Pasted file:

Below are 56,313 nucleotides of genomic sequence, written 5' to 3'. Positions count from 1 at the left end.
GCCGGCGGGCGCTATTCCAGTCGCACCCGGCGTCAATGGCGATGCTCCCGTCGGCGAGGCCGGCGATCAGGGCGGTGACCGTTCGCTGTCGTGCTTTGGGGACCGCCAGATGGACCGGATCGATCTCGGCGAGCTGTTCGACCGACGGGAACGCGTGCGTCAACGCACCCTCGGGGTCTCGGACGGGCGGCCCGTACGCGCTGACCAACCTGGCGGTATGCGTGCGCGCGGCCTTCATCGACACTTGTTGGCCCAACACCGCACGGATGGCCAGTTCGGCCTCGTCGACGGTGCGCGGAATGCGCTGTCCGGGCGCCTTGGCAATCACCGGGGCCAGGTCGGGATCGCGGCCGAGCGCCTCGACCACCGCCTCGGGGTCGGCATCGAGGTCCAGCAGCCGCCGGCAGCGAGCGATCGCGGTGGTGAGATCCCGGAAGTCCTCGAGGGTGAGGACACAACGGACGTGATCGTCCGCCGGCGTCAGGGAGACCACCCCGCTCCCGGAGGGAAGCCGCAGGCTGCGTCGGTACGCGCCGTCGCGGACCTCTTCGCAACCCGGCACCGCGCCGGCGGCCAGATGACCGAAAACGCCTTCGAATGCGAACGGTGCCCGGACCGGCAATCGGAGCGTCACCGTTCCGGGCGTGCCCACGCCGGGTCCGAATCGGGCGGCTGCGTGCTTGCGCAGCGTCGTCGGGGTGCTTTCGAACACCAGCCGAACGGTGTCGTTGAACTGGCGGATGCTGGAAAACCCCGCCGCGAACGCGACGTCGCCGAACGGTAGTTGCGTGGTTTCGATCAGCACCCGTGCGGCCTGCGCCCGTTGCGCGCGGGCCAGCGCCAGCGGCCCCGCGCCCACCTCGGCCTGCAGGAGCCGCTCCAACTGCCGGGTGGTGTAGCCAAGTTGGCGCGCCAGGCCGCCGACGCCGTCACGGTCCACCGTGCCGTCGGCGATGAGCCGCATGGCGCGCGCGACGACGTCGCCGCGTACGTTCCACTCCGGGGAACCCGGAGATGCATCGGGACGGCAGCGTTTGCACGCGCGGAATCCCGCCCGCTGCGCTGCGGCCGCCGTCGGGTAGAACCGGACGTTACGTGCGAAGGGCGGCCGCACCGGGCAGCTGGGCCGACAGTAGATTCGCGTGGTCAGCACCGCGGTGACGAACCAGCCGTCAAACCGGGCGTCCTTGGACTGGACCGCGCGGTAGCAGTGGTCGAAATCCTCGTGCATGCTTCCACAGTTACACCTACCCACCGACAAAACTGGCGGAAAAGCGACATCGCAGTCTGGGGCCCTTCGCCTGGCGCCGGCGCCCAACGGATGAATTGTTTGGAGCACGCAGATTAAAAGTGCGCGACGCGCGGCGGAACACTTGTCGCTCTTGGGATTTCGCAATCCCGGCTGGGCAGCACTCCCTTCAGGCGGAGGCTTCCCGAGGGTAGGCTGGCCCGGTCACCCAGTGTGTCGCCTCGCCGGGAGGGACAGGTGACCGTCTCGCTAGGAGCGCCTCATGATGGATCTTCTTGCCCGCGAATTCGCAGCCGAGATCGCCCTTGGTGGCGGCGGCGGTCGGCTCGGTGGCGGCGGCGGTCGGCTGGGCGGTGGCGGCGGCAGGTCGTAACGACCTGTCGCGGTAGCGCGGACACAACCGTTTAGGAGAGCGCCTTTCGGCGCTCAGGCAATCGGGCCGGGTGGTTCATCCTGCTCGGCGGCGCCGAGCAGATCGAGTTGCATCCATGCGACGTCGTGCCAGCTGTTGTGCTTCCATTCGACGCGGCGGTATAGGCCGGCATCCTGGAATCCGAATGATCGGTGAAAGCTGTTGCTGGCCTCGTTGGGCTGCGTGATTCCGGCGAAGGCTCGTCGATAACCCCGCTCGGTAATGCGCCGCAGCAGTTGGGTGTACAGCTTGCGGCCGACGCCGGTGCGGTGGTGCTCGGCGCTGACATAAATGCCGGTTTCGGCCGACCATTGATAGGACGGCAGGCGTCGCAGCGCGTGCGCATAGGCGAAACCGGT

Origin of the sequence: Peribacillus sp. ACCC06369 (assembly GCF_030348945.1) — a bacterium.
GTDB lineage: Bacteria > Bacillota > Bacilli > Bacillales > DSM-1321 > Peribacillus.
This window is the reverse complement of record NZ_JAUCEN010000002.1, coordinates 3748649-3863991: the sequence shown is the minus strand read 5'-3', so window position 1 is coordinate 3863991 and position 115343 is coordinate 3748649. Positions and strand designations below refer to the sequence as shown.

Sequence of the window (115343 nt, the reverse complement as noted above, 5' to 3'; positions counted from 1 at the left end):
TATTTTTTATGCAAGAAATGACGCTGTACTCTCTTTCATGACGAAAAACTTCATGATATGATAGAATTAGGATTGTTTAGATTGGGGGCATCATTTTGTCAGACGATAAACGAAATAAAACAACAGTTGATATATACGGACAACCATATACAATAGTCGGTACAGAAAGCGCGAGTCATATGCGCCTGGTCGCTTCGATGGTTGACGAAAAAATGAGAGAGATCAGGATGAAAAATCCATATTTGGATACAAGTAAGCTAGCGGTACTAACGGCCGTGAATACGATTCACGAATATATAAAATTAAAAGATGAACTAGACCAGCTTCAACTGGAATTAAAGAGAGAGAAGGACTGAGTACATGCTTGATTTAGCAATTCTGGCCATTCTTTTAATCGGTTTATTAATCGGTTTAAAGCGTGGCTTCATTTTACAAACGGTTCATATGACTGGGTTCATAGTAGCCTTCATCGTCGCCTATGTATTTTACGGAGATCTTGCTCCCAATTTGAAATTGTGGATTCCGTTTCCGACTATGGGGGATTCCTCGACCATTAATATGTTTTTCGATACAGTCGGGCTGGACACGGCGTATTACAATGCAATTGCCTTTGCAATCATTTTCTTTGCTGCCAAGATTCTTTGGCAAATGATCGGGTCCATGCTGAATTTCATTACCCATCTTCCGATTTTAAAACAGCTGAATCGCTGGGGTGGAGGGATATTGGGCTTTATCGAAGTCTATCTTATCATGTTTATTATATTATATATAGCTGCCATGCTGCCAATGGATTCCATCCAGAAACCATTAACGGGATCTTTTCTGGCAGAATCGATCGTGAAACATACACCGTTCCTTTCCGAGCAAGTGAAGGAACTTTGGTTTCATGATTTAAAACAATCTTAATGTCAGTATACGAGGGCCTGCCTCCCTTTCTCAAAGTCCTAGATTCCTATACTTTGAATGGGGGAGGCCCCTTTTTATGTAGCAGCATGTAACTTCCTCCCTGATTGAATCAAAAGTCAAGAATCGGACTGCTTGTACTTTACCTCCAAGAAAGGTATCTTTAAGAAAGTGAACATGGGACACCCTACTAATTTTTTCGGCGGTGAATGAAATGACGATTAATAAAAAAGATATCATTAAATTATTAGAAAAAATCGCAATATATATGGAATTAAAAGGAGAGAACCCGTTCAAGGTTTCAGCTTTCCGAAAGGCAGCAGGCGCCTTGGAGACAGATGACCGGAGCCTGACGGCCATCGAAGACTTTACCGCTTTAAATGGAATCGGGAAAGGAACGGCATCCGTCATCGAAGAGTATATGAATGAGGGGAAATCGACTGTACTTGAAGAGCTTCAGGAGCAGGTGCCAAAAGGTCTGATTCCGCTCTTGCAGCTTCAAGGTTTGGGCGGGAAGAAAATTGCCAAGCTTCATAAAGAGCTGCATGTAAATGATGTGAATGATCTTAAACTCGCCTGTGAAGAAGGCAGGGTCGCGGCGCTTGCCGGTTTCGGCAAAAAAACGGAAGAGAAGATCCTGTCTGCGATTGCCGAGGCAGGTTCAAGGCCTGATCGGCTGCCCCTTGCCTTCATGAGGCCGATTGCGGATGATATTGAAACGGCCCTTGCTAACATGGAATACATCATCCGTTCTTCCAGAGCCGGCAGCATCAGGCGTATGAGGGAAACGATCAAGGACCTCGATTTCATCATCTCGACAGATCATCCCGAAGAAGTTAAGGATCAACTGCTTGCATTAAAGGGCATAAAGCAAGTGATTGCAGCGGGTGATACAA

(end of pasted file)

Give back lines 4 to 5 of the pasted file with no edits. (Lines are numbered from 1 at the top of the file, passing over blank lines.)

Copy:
GTDB lineage: Bacteria > Bacillota > Bacilli > Bacillales > DSM-1321 > Peribacillus.
This window is the reverse complement of record NZ_JAUCEN010000002.1, coordinates 3748649-3863991: the sequence shown is the minus strand read 5'-3', so window position 1 is coordinate 3863991 and position 115343 is coordinate 3748649. Positions and strand designations below refer to the sequence as shown.